Gentle All Natural Deodorant Stick Recipe

From user's Wiki!
Jump to: navigation, search

Most women know what a pain shaving can be and that includes under your arms! Any leftover ricin that may enter the castor oil when it is extracted will no longer be an issue because the proteins in ricin are deactivated by the heat used in the process of castor oil extraction. I made my version of this deodorant earlier, I didn't have beeswax or tea tree oil so made it without! I was so thankful that a friend gave me these recommendations and they work for me. My armpits have in the past smelled so awful that I've had to wash and re-apply deodorant several times a day. The average package of green" deodorant will set you back $13 to $15 and last about a month of daily use. I used cocoa butter, apricot kernel oil, almond oil, beeswax and Vitamin E (squeezed from Vitamin E capsules). I chose to stuff the combined ingredients into my empty deodorant stick for easier application.

Tips: When I have extra deodorant I simply pour it out onto parchment paper and either apply it with my fingers or reheat it with my next batch because I don't like to waste anything Wipe out your bowl with a paper towel (this is one of the only times I use paper towels).

I am desperate for a homemade deodorant spray deodorant that will work but not burn me. Every homemade recipe I have found calls for the baking soda and/or cornstarch or arrowroot. What I will say is that I haven't had problems with excessive sweating from the armpit area lately, but I have no idea if it has anything to do with this deodorant. If you want to be able to find a natural deodorant that is good for your skin, you should talk to a licensed dermatologist.

I've found that adding a few drops of lavender essential oil as well as the tea tree oil, really ups the ‘deodourizing' aspect of it. As for some people being sensitive to baking soda, I have heard you can make it with either less baking soda/more arrowroot powder (my recipe is half and half of each), or with just the arrowroot powder.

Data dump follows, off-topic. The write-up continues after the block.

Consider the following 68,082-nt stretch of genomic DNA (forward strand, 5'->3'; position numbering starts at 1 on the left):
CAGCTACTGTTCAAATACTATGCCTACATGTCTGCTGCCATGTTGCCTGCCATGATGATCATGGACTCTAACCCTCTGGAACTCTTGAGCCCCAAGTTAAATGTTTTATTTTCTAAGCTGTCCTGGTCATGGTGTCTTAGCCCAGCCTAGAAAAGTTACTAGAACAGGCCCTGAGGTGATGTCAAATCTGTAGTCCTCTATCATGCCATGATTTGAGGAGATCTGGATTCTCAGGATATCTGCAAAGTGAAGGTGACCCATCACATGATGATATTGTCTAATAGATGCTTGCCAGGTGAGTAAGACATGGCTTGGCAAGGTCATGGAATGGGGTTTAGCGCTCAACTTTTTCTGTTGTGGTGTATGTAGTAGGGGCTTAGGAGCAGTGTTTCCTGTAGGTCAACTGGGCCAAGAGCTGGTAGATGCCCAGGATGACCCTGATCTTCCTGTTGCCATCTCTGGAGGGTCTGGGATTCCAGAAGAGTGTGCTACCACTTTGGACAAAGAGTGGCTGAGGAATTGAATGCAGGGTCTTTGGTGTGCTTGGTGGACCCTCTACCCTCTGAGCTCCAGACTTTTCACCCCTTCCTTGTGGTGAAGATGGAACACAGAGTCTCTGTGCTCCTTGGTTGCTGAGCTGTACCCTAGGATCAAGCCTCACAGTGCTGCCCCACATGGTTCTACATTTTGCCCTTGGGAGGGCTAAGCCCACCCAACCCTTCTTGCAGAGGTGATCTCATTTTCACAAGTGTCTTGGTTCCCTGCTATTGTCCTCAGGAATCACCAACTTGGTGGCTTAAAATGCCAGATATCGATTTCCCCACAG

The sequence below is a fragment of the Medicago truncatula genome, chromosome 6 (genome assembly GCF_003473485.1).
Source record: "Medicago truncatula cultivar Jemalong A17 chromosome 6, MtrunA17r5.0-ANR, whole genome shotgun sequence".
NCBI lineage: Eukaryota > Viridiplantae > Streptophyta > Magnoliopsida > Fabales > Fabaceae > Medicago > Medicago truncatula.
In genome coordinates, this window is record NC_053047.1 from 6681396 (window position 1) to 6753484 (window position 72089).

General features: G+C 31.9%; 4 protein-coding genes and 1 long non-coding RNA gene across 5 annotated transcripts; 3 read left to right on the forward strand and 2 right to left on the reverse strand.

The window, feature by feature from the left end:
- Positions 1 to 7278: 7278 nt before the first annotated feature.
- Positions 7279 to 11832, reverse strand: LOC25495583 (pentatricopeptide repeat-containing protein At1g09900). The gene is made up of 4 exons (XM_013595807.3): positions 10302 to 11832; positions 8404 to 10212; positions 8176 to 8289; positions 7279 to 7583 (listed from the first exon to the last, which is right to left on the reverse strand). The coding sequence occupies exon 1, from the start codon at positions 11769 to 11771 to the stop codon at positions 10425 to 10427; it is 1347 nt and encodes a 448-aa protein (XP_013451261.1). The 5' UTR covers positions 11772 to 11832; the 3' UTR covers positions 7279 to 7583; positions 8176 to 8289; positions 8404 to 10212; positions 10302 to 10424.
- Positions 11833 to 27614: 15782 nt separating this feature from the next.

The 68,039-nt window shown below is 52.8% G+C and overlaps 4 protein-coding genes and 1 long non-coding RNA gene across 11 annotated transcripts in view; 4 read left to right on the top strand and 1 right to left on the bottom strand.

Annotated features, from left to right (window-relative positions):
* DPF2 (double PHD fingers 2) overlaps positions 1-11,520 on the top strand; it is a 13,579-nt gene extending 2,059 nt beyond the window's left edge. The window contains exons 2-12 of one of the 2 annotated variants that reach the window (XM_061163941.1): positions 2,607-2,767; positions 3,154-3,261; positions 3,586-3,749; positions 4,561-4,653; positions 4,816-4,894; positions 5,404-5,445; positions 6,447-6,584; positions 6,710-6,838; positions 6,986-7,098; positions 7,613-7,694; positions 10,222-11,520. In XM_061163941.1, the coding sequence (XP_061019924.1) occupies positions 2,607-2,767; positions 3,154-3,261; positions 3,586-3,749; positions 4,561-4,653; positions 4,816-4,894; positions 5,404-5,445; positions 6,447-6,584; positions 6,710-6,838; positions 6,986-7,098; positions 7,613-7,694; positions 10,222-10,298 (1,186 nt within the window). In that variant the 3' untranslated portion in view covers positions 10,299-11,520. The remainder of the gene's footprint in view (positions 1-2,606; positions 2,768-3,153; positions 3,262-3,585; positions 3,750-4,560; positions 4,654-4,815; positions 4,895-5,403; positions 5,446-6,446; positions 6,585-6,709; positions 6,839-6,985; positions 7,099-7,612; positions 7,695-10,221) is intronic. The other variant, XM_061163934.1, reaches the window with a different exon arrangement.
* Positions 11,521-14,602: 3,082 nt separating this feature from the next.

We just brought on a stick deodorant from Ursa Major that has been very popular in the store for those who are a bit more hesitant to apply deodorant with their fingers," says Amy Murphy, store director at Follain Beacon Hill. Stick deodorant may not become slimy and sticky when it gets wet, but it definitely can have its own issues when you begin to sweat. Use an antibacterial deodorant soap: Wash daily with an antibacterial soap such as Dial or Safeguard.

I use baking soda for many of my DIY recipes, but I think it may be too harsh for the underarms. Natural deodorant is the best option that one can walk with which is less costly and free from harmful elements used as ingredient in its production. I melt the coconut oil in the microwave until it's a liquid and add the corn starch and baking soda 6:1 ratio to the melted oil. First take your coconut oil, beeswax pellets and either cocoa butter or shea butter and heat them up. Use an old sauce pan or a glass pyrex cup over simmering water, and heat until the ingredients start to melt together. Found this blog after researching my horrible burn from Tom's of Maine deodorant.

The truth is, as long as you shower regularly (including after exercise), you don't need deodorant. My only complaint is that it does leave a stain on clothes…especially light or white colored materials…which I was afraid of when I saw the gray/green bentonite clay. It's a natural, long-lasting deodorant that works up to 4-5 days for me, depending on the time of year.

I should also confess that sometimes I don't make my own deodorant anymore since finding a pre-made option that uses the same ingredients and smells incredible ! I love Bubble and Bee deodorant as well, but I have been using their geranium and lime. The baking soda is for help with body odor and the corn starch/arrowroot is to thicken so that you can apply it like regular deodorant. I have also used pure coconut oil in a pinch but in the summer coconut oil tends to liquefy at room temperature. For those of you that prefer a deodorant with baking soda, I'll share my old recipe with you here. With just 5 tbsp coconut oil mine ended up still basically a powder — albeit a powder I could mash together. I like to mix mine with the coconut oil melted as I find the mixture to be more consistent that way. I also add a tablespoon of raw Shea butter to the coconut oil over a double boiler and add the other ingredients (tea tree EO, lavender EO) then pour into a small mason jar.

My dropper lids popped straight off (literally pouring oil into the pot) and I ended up with VERY pretty-smelling deodorant, slightly softer than I prefer because of the extra oil content. I've also read about spray-on deodorant just on an as-needed basis…basically a TTO spritz that will help take away the stinkiness from bacteria. Readers, I'd love to hear in the comments about your experiences with this recipe and even other natural or homemade deodorants! Extra virgin olive oil has antifungal properties like coconut oil so I don't see why it wouldn't work. We have been using this natural deodorant since we found out we were allergic to corn. I make a similar deodourant at home, the only difference being mine doesn't have bentonite clay (which I'm definitely going to try).